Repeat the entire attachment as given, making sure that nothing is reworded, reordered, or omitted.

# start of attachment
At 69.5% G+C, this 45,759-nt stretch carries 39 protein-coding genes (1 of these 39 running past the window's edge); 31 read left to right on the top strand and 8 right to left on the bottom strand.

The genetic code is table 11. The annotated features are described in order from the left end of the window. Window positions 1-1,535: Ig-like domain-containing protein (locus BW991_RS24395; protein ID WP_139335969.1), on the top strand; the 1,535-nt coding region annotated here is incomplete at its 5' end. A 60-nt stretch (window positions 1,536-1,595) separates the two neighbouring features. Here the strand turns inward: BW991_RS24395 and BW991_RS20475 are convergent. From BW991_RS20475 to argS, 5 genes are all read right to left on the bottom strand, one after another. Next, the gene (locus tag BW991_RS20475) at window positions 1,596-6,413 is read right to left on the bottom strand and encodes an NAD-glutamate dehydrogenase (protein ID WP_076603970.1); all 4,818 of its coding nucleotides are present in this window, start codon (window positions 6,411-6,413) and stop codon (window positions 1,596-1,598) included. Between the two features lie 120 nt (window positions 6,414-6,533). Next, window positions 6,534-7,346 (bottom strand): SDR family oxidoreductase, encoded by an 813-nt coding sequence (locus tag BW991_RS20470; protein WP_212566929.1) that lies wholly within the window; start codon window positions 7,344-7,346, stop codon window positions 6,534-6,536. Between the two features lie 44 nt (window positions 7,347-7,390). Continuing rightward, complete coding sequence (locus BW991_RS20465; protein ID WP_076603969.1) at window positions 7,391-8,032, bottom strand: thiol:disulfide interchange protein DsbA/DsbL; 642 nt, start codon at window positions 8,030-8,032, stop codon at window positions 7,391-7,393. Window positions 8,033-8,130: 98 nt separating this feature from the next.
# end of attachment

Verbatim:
At 69.5% G+C, this 45,759-nt stretch carries 39 protein-coding genes (1 of these 39 running past the window's edge); 31 read left to right on the top strand and 8 right to left on the bottom strand.

The genetic code is table 11. The annotated features are described in order from the left end of the window. Window positions 1-1,535: Ig-like domain-containing protein (locus BW991_RS24395; protein ID WP_139335969.1), on the top strand; the 1,535-nt coding region annotated here is incomplete at its 5' end. A 60-nt stretch (window positions 1,536-1,595) separates the two neighbouring features. Here the strand turns inward: BW991_RS24395 and BW991_RS20475 are convergent. From BW991_RS20475 to argS, 5 genes are all read right to left on the bottom strand, one after another. Next, the gene (locus tag BW991_RS20475) at window positions 1,596-6,413 is read right to left on the bottom strand and encodes an NAD-glutamate dehydrogenase (protein ID WP_076603970.1); all 4,818 of its coding nucleotides are present in this window, start codon (window positions 6,411-6,413) and stop codon (window positions 1,596-1,598) included. Between the two features lie 120 nt (window positions 6,414-6,533). Next, window positions 6,534-7,346 (bottom strand): SDR family oxidoreductase, encoded by an 813-nt coding sequence (locus tag BW991_RS20470; protein WP_212566929.1) that lies wholly within the window; start codon window positions 7,344-7,346, stop codon window positions 6,534-6,536. Between the two features lie 44 nt (window positions 7,347-7,390). Continuing rightward, complete coding sequence (locus BW991_RS20465; protein ID WP_076603969.1) at window positions 7,391-8,032, bottom strand: thiol:disulfide interchange protein DsbA/DsbL; 642 nt, start codon at window positions 8,030-8,032, stop codon at window positions 7,391-7,393. Window positions 8,033-8,130: 98 nt separating this feature from the next.